EDUCATION: The fruit of faith

by
19 September 2014

Collective worship can enrich schools, says John Pritchard

ISTOCK

THEY file in quietly, and sit down on the floor in rows while a CD plays suitable music. A candle is lit by a chosen child. A story is told, with interaction, and little fidgeting. A lively new hymn is sung; a prayer is said; and off everyone goes to start the day. All is right with the world.

This is collective worship in a Church of England primary school. It is done well, and with meaning, and I love it. Where I am less at ease is in a secondary assembly in community schools, where the atmosphere may be different, and participation minimal.

There is often an unspoken battle going on between a gallant teacher and a fairly sullen body of students. The communal thought-bubble says: "I dare you to get my interest." As they leave, everyone relaxes; the play-acting is over. Is this collective worship?

The requirement for such worship originated in the 1944 education legislation, with which we have lived in varying degrees of tranquillity ever since. But the question is whether compulsory worship in non-church schools is justified in a 21st-century Britain that is so different from the world of the 1940s.

By its nature, worship is a voluntary activity, and it seems anachronistic in today's pluralist culture to require people to worship. We are in danger of losing credibility if we fight the wrong battles.

On the other hand, schools these days are driven by targets and assessments, and need a counterbalance to the frenetic activity that so easily takes over. Parents and teachers alike value having a dedicated time when pupils can step back and reflect on the deeper values and beliefs that undergird the life of the school community. Such a pause allows everyone to draw breath, refocus, and remember why and how they belong together.

 

MY SUGGESTION, therefore, is that we reframe collective worship in community schools and academies as "spiritual reflection", drawing largely on Christian faith and values, but also on those of other great faith traditions. This would release teachers from the guilt associated with flouting the law, and give them the opportunity to enrich in different ways this important experience at the heart of the school day.

Secularists will quibble at my assertion that spiritual reflection should draw largely on Christian faith and values, but I am unrepentant. I have had many media debates with representatives of the British Humanist Association, and the National Secular Society, and I always make the case that distinctive Christian values have been seminal in shaping our way of life in Britain.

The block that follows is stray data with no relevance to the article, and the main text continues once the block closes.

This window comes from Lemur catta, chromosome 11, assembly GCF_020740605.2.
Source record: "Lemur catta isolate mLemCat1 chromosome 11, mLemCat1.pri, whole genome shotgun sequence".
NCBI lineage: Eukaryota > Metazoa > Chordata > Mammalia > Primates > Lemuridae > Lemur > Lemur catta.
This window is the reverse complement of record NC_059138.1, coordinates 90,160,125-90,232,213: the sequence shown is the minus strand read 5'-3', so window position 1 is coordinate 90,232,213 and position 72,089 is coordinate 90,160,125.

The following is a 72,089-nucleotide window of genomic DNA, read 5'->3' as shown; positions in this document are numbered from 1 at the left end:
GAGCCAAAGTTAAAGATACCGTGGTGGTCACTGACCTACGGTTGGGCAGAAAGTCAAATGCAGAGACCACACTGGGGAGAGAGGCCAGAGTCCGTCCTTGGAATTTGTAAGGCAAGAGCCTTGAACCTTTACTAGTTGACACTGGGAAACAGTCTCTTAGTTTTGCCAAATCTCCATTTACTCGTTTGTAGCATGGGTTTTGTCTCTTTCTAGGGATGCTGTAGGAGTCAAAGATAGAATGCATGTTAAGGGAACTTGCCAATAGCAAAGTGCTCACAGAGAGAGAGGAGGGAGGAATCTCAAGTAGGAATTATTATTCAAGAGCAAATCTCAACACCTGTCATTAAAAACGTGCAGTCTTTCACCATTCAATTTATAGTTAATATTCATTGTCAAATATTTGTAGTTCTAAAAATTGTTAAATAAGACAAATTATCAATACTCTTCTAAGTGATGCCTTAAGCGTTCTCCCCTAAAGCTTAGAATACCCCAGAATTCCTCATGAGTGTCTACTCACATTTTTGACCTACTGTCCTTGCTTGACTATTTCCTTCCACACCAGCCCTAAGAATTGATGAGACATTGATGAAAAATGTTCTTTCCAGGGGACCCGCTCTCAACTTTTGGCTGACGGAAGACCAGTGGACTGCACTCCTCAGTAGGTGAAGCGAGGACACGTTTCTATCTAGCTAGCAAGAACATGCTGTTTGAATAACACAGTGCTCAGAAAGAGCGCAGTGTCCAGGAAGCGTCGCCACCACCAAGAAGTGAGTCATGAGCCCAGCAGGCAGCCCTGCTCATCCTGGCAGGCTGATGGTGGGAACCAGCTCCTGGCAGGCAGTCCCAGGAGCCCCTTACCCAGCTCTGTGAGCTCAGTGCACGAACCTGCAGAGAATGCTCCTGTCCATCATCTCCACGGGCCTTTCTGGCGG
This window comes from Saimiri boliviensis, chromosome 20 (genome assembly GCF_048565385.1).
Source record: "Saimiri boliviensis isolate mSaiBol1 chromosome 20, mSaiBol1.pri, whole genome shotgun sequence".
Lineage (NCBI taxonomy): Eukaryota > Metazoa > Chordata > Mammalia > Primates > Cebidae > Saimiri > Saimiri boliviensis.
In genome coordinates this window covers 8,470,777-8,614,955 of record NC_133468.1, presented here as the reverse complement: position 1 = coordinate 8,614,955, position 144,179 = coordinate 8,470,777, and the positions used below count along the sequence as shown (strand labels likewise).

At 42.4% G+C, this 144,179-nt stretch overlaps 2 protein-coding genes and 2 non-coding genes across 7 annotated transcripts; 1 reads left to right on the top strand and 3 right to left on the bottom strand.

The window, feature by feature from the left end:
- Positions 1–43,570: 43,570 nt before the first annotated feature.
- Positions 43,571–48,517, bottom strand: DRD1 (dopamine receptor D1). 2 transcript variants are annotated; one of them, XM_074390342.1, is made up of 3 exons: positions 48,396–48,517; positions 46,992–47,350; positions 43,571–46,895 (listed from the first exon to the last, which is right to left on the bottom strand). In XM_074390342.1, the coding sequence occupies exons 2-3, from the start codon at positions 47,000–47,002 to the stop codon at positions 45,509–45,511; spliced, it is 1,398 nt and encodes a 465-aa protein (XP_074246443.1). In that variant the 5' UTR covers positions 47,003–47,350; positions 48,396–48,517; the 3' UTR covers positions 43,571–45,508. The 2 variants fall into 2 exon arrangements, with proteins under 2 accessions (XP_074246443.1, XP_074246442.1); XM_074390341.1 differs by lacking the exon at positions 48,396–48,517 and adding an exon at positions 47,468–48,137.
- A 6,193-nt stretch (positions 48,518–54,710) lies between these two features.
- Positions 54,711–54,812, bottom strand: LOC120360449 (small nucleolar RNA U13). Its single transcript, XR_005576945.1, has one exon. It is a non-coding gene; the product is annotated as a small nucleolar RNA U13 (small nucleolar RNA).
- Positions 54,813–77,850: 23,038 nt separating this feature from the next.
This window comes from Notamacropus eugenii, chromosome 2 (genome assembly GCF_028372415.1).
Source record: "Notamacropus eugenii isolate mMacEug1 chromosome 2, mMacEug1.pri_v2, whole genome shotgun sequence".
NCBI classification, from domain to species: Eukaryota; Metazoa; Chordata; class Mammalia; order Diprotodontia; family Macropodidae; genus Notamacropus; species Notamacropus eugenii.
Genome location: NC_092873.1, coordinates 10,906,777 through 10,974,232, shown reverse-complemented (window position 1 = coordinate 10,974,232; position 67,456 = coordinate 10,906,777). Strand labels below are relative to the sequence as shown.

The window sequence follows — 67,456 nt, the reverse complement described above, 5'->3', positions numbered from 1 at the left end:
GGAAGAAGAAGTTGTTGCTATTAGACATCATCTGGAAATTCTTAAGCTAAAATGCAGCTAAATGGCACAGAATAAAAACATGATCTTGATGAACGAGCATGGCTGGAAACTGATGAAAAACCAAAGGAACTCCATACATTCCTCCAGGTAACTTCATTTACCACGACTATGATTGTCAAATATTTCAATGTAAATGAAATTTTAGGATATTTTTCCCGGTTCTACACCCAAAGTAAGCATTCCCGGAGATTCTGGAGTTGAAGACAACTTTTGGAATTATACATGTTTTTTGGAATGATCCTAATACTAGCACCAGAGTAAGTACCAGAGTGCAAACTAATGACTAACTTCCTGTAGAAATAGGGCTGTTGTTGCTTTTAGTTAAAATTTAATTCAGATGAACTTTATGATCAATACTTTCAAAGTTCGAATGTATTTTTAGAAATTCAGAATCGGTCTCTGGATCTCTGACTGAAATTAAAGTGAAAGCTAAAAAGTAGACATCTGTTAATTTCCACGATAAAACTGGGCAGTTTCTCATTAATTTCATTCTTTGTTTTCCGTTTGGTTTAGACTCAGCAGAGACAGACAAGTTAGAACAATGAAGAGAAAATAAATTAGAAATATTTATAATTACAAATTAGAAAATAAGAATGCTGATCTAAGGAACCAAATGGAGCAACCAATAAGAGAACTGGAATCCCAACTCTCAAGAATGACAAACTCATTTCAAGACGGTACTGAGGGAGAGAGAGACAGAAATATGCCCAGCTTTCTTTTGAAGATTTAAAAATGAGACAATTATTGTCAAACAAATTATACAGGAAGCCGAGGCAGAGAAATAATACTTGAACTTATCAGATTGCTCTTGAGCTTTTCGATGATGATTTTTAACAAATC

At the heart of Christianity are values of love, compassion, forgiveness, sacrifice, justice, mercy, and so on, and they have found expression in our legal system, democratic institutions, philanthropy, health care, education, art, music, literature, and much more. You cannot tie the fruit of faith on to British culture like tying apples on to a tree with Sellotape and string. They have grown from the rich, distinctive source of Christian faith.

Of course, other faith communities are with us in growing numbers, and their riches, too, must be able to influence our spiritual reflection on what really matters; but our roots are Christian.

 

IN A sense, what I am suggesting is what is already going on in a large number of schools. They use silence, story, symbols, and music in creative and imaginative ways. There are excellent websites to go to for resources, notably www.assemblies.org.uk, run by SPCK (interview).

The position of church schools and other schools of a religious character is different. Church schools will continue to worship God because worship is at the heart of Christian belief and practice. We should expect our schools to be real Christian communities, and, for the past four years in my national work in education, I have been encouraging our schools to be more distinctive, inclusive, and effective.

I am not proposing a change in the law on all this, but I do think it is time for a grown-up conversation. And I suggest that the concept of "spiritual reflection" could be of real help in the debate. We would gain in honesty - and save our fire for the real battles.
 

The Rt Revd John Pritchard is the Bishop of Oxford and chairman of the Board of Education.

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